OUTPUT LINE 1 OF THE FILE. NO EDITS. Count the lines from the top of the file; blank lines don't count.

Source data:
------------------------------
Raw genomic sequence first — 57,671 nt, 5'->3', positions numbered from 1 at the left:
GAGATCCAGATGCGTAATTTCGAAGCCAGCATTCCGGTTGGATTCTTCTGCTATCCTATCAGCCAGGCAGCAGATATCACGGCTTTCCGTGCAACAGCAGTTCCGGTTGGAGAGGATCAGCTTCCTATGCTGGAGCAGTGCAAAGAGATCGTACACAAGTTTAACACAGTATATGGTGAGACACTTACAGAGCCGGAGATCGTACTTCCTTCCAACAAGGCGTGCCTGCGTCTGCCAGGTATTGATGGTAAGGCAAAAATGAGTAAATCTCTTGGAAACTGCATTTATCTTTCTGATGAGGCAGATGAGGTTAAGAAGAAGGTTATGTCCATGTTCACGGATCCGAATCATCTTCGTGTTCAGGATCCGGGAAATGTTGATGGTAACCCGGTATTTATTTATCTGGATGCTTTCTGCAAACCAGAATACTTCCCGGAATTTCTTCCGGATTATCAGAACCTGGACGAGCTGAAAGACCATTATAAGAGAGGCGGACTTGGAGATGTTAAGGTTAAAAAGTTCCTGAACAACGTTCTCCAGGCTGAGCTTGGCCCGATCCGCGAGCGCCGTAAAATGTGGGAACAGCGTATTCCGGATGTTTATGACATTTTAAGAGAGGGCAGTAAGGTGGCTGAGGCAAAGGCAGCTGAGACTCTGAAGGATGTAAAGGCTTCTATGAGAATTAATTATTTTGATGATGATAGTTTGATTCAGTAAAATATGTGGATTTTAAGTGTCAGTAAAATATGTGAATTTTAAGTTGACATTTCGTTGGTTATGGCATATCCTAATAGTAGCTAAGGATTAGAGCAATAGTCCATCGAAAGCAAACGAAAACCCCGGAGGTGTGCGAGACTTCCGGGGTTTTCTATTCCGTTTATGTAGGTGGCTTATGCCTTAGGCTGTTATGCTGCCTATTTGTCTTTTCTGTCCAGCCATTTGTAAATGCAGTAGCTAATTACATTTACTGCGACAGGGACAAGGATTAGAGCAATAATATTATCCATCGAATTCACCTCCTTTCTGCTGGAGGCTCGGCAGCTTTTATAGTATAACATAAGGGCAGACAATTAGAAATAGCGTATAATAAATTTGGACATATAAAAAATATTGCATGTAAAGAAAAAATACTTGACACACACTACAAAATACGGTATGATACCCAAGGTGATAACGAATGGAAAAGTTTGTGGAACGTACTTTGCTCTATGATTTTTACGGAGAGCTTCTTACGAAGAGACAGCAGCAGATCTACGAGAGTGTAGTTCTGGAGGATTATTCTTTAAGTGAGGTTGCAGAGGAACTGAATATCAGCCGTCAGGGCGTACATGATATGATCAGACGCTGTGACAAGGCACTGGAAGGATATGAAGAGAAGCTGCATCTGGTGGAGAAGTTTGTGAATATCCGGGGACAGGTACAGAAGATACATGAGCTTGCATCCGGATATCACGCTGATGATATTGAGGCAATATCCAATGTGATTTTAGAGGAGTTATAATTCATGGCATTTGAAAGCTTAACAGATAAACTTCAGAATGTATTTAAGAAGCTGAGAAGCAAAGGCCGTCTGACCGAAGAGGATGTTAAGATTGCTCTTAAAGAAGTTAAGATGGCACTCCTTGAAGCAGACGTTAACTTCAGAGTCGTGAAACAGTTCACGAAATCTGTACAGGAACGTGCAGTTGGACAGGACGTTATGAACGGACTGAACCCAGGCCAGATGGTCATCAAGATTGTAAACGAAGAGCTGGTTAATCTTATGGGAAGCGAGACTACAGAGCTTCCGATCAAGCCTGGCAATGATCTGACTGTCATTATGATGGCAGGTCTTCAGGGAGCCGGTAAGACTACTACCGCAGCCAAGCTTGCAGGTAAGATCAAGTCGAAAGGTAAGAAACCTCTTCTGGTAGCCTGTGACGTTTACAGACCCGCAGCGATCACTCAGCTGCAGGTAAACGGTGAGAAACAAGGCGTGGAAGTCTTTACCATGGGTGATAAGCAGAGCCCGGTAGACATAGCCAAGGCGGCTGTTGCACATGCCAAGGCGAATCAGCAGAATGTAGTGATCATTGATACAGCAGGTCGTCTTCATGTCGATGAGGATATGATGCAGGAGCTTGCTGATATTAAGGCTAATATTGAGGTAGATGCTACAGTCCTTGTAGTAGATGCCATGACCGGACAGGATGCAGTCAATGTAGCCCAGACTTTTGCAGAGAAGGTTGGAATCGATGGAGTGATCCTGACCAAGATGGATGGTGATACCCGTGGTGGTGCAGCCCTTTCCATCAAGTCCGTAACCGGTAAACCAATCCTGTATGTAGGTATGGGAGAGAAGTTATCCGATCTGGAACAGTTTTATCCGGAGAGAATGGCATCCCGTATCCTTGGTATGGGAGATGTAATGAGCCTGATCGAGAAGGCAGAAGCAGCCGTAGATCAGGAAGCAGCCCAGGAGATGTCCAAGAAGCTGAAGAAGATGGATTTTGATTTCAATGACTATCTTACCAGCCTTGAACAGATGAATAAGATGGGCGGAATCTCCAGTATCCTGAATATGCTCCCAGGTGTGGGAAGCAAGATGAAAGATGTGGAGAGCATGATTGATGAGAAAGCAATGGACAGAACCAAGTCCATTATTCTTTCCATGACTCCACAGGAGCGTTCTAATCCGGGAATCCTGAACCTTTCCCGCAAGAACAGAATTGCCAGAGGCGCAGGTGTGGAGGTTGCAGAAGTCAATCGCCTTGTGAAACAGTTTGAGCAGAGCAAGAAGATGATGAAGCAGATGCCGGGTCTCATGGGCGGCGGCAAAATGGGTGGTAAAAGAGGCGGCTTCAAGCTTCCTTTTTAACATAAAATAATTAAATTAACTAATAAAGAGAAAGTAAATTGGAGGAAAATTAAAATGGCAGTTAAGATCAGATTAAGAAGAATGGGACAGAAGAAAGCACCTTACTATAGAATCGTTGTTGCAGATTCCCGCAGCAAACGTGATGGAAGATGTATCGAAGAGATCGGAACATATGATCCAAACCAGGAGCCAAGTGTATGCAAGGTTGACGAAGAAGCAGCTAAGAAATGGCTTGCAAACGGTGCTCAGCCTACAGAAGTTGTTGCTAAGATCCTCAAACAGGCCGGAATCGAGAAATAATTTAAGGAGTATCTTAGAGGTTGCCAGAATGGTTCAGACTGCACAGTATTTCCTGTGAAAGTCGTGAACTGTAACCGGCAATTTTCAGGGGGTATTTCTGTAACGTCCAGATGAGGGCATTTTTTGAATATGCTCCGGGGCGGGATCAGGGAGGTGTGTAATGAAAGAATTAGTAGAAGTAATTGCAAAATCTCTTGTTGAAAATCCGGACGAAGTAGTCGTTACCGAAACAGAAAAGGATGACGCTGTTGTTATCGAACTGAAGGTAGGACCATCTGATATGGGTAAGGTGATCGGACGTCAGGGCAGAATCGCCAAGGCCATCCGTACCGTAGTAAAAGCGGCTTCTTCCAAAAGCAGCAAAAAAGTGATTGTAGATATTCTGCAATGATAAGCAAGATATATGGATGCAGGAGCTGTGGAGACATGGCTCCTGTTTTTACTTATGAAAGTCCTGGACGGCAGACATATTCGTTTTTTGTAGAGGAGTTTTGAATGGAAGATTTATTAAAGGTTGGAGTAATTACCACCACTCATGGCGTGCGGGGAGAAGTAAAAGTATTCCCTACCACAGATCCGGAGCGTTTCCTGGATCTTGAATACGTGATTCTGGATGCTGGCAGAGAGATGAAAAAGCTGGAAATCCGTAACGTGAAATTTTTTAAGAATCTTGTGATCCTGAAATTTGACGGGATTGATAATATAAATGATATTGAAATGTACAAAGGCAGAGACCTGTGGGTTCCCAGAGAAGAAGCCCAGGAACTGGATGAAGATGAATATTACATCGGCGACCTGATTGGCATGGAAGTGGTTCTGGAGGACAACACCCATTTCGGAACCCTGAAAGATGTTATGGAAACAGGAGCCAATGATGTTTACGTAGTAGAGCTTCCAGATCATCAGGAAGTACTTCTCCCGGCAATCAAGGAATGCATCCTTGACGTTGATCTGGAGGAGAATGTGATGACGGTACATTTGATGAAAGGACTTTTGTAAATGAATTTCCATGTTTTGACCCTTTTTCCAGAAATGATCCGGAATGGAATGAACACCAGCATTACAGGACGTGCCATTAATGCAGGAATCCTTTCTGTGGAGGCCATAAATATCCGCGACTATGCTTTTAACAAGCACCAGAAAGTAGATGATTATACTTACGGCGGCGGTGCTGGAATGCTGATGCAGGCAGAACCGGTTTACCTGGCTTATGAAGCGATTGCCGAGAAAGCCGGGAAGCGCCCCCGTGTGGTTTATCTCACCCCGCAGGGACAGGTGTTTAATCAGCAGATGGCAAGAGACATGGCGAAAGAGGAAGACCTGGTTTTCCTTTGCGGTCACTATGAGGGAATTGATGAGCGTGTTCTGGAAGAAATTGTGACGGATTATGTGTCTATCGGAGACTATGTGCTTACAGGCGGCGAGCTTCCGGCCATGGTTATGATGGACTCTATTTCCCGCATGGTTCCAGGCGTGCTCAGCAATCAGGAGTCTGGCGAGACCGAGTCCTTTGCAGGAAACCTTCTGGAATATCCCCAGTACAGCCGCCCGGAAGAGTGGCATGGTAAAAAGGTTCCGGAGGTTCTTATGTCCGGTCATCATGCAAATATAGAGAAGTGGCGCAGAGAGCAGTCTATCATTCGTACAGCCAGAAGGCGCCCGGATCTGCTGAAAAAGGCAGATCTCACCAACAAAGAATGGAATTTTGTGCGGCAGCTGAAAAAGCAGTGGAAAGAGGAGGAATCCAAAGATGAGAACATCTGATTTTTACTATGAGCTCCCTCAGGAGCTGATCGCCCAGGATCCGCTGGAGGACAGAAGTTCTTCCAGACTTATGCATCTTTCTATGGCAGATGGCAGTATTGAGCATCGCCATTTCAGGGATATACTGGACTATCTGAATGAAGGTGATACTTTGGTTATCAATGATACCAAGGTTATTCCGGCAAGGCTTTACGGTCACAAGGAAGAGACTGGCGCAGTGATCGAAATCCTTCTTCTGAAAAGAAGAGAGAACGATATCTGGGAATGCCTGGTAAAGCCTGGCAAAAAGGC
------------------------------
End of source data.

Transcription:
Raw genomic sequence first — 57,671 nt, 5'->3', positions numbered from 1 at the left: